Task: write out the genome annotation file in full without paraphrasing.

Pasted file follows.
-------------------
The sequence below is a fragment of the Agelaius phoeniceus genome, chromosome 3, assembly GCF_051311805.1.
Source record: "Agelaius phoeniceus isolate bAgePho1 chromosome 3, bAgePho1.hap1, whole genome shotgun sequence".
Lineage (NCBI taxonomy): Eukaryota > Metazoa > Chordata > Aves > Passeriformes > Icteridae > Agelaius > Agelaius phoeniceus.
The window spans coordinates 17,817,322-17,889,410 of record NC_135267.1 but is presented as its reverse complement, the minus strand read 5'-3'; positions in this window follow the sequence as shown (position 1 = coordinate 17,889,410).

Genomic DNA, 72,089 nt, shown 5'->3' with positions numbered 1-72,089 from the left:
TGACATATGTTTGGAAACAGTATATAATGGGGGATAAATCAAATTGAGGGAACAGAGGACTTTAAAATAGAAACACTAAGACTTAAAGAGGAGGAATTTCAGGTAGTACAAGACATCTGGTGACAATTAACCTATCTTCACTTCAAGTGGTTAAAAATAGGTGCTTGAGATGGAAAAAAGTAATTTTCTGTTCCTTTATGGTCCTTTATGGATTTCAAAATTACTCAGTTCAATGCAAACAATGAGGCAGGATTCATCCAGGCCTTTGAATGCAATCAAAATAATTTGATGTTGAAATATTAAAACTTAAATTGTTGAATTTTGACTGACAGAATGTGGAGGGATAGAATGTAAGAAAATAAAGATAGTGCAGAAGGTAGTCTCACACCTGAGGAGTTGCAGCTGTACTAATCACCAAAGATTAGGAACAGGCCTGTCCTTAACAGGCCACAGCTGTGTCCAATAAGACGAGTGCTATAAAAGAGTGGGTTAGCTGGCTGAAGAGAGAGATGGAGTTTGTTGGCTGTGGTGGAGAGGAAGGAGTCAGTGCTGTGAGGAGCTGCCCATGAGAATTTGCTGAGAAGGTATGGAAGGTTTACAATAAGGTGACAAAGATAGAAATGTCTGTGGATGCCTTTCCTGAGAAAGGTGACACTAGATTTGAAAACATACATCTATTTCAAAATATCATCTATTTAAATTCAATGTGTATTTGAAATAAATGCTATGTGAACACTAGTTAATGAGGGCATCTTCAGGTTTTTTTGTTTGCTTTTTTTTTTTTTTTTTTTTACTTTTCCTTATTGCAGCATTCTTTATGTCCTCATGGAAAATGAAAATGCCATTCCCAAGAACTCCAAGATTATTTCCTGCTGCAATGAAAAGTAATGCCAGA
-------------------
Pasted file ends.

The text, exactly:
The sequence below is a fragment of the Agelaius phoeniceus genome, chromosome 3, assembly GCF_051311805.1.
Source record: "Agelaius phoeniceus isolate bAgePho1 chromosome 3, bAgePho1.hap1, whole genome shotgun sequence".
Lineage (NCBI taxonomy): Eukaryota > Metazoa > Chordata > Aves > Passeriformes > Icteridae > Agelaius > Agelaius phoeniceus.
The window spans coordinates 17,817,322-17,889,410 of record NC_135267.1 but is presented as its reverse complement, the minus strand read 5'-3'; positions in this window follow the sequence as shown (position 1 = coordinate 17,889,410).

Genomic DNA, 72,089 nt, shown 5'->3' with positions numbered 1-72,089 from the left:
TGACATATGTTTGGAAACAGTATATAATGGGGGATAAATCAAATTGAGGGAACAGAGGACTTTAAAATAGAAACACTAAGACTTAAAGAGGAGGAATTTCAGGTAGTACAAGACATCTGGTGACAATTAACCTATCTTCACTTCAAGTGGTTAAAAATAGGTGCTTGAGATGGAAAAAAGTAATTTTCTGTTCCTTTATGGTCCTTTATGGATTTCAAAATTACTCAGTTCAATGCAAACAATGAGGCAGGATTCATCCAGGCCTTTGAATGCAATCAAAATAATTTGATGTTGAAATATTAAAACTTAAATTGTTGAATTTTGACTGACAGAATGTGGAGGGATAGAATGTAAGAAAATAAAGATAGTGCAGAAGGTAGTCTCACACCTGAGGAGTTGCAGCTGTACTAATCACCAAAGATTAGGAACAGGCCTGTCCTTAACAGGCCACAGCTGTGTCCAATAAGACGAGTGCTATAAAAGAGTGGGTTAGCTGGCTGAAGAGAGAGATGGAGTTTGTTGGCTGTGGTGGAGAGGAAGGAGTCAGTGCTGTGAGGAGCTGCCCATGAGAATTTGCTGAGAAGGTATGGAAGGTTTACAATAAGGTGACAAAGATAGAAATGTCTGTGGATGCCTTTCCTGAGAAAGGTGACACTAGATTTGAAAACATACATCTATTTCAAAATATCATCTATTTAAATTCAATGTGTATTTGAAATAAATGCTATGTGAACACTAGTTAATGAGGGCATCTTCAGGTTTTTTTGTTTGCTTTTTTTTTTTTTTTTTTTTACTTTTCCTTATTGCAGCATTCTTTATGTCCTCATGGAAAATGAAAATGCCATTCCCAAGAACTCCAAGATTATTTCCTGCTGCAATGAAAAGTAATGCCAGA